CMOs report a strong desire for training in electronic medical record technology and single IT/marketing leadership, with a 36 per cent and 10 per cent difference, respectively, with CIOs. Equipping a mobile-enabled sales force was cited as a priority by 43 per cent of CIOs, compared to just 17 per cent of CMOs.

Closing the gap

There are four imperatives that CMOs and CIOs can use to align more tightly. By working together, they will be better positioned to make the most of digital opportunities.

1. A vision and common objectives

Establish a vision and common objectives for IT and marketing which leverage the power of digital. The majority of senior marketers continue to think of digital as a channel, not a business enabler. This limited vision is hindering CMO influence in the C-suite and may be causing the increasing gaps in collaboration.

Instead, they have an opportunity to come together and steward new products and services that emanate from a digital business model and mindset. For instance, a CIO might help develop marketing strategy and assist in choosing external partners to help execute, measure and analyse the marketing plans.

2. Unify around the customer

With a shared marketing IT vision, companies will be able to achieve a seamless customer experience. To be fully customer centric, they must put the customer at the top of the organisational pyramid, making all functions focus on the customer first and eliminate any silos. An example of this is the use of in-store GPS technologies to give customers ‘hands free’ promotions and payment options on their smartphones.

3. Integrate customer-focused skills throughout the company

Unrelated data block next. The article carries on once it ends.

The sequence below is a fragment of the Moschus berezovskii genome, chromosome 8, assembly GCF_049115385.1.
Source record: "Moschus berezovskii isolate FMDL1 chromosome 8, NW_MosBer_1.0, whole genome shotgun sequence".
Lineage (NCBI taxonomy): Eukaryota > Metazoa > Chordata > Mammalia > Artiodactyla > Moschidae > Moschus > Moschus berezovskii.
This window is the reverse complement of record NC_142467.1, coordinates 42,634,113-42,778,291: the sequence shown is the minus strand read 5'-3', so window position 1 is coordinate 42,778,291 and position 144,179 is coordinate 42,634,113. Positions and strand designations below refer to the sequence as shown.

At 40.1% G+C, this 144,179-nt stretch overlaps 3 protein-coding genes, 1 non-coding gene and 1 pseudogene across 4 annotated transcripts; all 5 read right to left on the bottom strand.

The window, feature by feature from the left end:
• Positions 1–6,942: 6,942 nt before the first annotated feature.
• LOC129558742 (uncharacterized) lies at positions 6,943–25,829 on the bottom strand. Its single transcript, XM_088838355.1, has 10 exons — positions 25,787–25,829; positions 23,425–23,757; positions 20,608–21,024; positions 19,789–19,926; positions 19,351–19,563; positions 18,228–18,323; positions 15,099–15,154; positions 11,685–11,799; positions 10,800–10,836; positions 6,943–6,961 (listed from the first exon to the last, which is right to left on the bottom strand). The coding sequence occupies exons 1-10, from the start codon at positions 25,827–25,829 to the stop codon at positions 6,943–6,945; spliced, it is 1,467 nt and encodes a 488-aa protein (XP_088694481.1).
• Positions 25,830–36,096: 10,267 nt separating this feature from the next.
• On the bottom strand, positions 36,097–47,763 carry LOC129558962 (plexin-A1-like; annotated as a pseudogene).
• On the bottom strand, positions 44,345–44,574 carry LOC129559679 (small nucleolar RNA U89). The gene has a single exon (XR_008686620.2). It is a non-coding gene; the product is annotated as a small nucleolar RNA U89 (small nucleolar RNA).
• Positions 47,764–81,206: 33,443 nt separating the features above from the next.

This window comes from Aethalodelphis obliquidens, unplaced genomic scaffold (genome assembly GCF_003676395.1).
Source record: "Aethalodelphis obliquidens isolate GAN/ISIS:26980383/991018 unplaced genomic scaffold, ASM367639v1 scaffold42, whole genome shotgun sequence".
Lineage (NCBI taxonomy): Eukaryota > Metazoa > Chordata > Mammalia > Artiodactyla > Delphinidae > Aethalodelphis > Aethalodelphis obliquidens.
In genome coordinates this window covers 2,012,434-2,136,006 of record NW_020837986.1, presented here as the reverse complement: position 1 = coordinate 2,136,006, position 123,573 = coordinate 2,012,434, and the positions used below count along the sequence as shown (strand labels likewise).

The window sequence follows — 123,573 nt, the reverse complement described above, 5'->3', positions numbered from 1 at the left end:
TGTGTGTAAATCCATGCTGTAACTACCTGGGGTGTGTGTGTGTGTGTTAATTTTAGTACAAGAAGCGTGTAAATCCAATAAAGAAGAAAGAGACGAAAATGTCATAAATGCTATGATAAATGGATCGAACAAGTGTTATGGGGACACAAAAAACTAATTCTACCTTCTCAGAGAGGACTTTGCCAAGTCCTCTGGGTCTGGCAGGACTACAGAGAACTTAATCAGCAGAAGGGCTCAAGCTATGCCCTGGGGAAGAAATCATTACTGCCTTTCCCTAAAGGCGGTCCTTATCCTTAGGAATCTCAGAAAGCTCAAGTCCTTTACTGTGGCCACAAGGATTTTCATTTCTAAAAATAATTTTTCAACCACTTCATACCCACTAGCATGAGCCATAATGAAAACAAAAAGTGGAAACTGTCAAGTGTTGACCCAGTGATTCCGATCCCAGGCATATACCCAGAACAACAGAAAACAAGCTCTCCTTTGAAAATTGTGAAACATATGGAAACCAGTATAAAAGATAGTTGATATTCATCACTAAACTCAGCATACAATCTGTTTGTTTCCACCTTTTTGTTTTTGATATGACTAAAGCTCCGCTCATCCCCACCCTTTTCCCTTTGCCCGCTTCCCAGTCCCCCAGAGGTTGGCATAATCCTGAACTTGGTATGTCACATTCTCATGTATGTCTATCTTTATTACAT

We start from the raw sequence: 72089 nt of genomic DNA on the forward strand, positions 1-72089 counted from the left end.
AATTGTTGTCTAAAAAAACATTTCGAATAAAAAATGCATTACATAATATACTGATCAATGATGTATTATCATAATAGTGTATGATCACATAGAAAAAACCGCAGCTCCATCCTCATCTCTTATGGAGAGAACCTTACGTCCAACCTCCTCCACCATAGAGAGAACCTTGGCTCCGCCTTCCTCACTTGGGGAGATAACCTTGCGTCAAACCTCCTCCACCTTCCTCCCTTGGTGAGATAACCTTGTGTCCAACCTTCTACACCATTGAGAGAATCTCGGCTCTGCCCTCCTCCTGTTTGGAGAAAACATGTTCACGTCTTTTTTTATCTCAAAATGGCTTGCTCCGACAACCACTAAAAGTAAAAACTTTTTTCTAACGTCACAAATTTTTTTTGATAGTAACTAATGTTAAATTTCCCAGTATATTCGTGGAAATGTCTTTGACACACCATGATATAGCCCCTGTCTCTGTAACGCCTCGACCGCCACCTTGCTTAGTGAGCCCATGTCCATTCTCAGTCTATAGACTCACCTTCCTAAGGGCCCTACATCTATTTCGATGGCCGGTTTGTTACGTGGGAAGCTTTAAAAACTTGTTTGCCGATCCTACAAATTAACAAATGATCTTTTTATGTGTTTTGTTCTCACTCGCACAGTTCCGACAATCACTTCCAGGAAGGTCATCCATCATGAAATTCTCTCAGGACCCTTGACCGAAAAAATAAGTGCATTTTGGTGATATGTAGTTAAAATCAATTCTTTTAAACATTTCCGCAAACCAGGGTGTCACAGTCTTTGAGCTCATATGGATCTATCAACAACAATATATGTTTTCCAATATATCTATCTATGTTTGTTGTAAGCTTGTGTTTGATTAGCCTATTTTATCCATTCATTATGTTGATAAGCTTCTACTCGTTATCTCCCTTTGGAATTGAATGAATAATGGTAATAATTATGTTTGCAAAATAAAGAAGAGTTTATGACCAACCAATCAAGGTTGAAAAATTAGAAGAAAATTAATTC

The customer experience starts at any point in their purchasing experience and is continuous. Company employees should share new customer acquisition incentives and key performance indicators across traditional departmental boundaries. Interdisciplinary teams from marketing, sales, customer service and IT should be evaluated together on the whole customer experience.

4. Embrace analytics and big data

Companies must build an insight-driven approach to marketing that embraces analytics and big data. It is no longer about marketing or IT functions operating in isolation. It’s about integrating technology, data and marketing services, running the platform in the cloud, responding quickly to new customer requirements and adding new services as required. CMOs must collaborate with IT and direct funds to take advantage of the continually evolving digital ecosystem.

In summary, to take advantage of CIO-CMO collaboration in efforts to meet new customer expectations, understand where the separation may be the greatest and agree on the steps needed to close the gaps. Customers want more interaction with pharma companies, but the industry won’t be able to deliver better service and engagement unless it minds the gap.

Read more in this report based on the survey: The Rising Opportunity for CMO and CIO Collaboration in the Pharmaceutical Industry

About the author:

David Logue is a managing director in Accenture’s Life Sciences practice, based in London. He is the commercial services lead for Europe, responsible for driving client offerings and developing thought capital to help clients develop relevant solutions. David has expertise in defining commercial strategies and implementing technologies such as CRM, brand digital marketing strategies for global pharma clients, implementing virtual collaboration business transformation programmes for pharma sales and marketing functions, social media strategy creation and delivery and commercial solution architecture development.